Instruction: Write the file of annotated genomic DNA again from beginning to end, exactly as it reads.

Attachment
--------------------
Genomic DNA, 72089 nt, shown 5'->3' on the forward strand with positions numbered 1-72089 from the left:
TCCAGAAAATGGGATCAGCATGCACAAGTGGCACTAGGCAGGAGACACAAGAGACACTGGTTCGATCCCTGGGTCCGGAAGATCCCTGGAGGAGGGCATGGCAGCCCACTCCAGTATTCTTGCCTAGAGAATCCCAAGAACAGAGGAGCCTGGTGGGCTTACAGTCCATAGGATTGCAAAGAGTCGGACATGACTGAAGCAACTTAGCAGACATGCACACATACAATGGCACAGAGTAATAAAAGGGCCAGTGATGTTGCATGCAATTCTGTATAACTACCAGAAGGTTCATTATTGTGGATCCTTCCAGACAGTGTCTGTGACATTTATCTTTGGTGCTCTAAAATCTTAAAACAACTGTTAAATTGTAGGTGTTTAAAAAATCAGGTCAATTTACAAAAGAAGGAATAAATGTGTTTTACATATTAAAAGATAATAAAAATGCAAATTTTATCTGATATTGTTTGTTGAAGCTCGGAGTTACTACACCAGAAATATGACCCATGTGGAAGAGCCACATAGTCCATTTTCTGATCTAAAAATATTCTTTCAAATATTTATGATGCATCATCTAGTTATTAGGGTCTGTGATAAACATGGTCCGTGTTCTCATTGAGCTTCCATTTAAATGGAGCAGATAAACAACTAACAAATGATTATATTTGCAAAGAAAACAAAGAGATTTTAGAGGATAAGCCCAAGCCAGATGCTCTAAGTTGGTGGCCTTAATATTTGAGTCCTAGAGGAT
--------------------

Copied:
Genomic DNA, 72089 nt, shown 5'->3' on the forward strand with positions numbered 1-72089 from the left:
TCCAGAAAATGGGATCAGCATGCACAAGTGGCACTAGGCAGGAGACACAAGAGACACTGGTTCGATCCCTGGGTCCGGAAGATCCCTGGAGGAGGGCATGGCAGCCCACTCCAGTATTCTTGCCTAGAGAATCCCAAGAACAGAGGAGCCTGGTGGGCTTACAGTCCATAGGATTGCAAAGAGTCGGACATGACTGAAGCAACTTAGCAGACATGCACACATACAATGGCACAGAGTAATAAAAGGGCCAGTGATGTTGCATGCAATTCTGTATAACTACCAGAAGGTTCATTATTGTGGATCCTTCCAGACAGTGTCTGTGACATTTATCTTTGGTGCTCTAAAATCTTAAAACAACTGTTAAATTGTAGGTGTTTAAAAAATCAGGTCAATTTACAAAAGAAGGAATAAATGTGTTTTACATATTAAAAGATAATAAAAATGCAAATTTTATCTGATATTGTTTGTTGAAGCTCGGAGTTACTACACCAGAAATATGACCCATGTGGAAGAGCCACATAGTCCATTTTCTGATCTAAAAATATTCTTTCAAATATTTATGATGCATCATCTAGTTATTAGGGTCTGTGATAAACATGGTCCGTGTTCTCATTGAGCTTCCATTTAAATGGAGCAGATAAACAACTAACAAATGATTATATTTGCAAAGAAAACAAAGAGATTTTAGAGGATAAGCCCAAGCCAGATGCTCTAAGTTGGTGGCCTTAATATTTGAGTCCTAGAGGAT